Richard Powers’s valuable and well-balanced biography
of Federal Bureau of Investigation Director
J. Edgar Hoover reminds us of the two foremost
themes that any analysis of the FBI’s role in
twentieth-century American politics must confront:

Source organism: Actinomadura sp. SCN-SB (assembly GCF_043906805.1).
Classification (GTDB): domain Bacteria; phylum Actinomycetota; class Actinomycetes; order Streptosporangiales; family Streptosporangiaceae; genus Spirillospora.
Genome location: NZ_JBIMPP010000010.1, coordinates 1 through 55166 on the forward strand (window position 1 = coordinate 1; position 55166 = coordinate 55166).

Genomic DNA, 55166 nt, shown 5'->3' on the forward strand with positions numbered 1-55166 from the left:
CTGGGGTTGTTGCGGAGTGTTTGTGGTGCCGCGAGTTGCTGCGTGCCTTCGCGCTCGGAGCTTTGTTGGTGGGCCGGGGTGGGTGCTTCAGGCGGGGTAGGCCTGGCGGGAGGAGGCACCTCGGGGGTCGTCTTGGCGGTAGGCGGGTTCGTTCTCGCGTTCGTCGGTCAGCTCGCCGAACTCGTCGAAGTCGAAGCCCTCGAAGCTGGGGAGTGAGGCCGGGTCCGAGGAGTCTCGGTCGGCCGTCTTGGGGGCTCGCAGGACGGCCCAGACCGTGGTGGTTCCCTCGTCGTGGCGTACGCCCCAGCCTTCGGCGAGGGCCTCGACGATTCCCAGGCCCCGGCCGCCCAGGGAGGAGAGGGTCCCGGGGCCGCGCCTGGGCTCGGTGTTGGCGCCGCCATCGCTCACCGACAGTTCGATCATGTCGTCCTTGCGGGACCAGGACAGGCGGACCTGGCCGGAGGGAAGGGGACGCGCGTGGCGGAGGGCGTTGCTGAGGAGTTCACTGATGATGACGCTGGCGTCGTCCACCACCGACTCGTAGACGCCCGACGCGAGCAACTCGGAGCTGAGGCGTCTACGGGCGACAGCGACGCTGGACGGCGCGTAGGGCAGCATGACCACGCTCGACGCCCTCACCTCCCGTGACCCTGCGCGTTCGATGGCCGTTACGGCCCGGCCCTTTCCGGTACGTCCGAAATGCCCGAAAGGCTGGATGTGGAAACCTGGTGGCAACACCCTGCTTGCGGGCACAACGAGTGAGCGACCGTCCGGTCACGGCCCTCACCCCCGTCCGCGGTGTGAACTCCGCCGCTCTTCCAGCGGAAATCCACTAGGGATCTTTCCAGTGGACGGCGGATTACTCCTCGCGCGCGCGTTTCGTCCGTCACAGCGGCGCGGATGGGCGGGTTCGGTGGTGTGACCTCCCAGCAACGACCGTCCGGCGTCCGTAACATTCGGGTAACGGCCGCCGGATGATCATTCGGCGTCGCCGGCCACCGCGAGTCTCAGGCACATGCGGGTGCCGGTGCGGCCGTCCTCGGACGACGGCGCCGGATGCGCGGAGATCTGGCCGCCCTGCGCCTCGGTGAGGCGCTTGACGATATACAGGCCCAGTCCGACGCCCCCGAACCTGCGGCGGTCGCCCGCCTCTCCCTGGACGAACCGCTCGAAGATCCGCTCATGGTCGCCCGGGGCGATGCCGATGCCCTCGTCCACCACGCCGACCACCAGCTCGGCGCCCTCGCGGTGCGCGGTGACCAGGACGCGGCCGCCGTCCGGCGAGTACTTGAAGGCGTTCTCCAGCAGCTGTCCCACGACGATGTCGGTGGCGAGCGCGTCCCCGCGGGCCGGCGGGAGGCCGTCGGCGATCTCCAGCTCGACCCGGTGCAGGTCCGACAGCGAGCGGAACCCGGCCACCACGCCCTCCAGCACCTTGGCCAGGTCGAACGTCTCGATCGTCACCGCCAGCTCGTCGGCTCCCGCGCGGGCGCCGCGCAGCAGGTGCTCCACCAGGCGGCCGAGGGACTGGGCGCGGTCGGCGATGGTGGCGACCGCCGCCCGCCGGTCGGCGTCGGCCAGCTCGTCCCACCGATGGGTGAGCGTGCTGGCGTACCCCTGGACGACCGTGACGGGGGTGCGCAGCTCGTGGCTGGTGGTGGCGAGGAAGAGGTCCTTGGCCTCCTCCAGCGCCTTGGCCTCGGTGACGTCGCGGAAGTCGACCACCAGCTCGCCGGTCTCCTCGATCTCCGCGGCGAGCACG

how the Bureau’s biases generally reflected
the opinions and preferences of many Americans,
and how the Bureau regularly acted, even in its
worst abuses of power, not as an independent
“rogue elephant,” but as a direct agent of various
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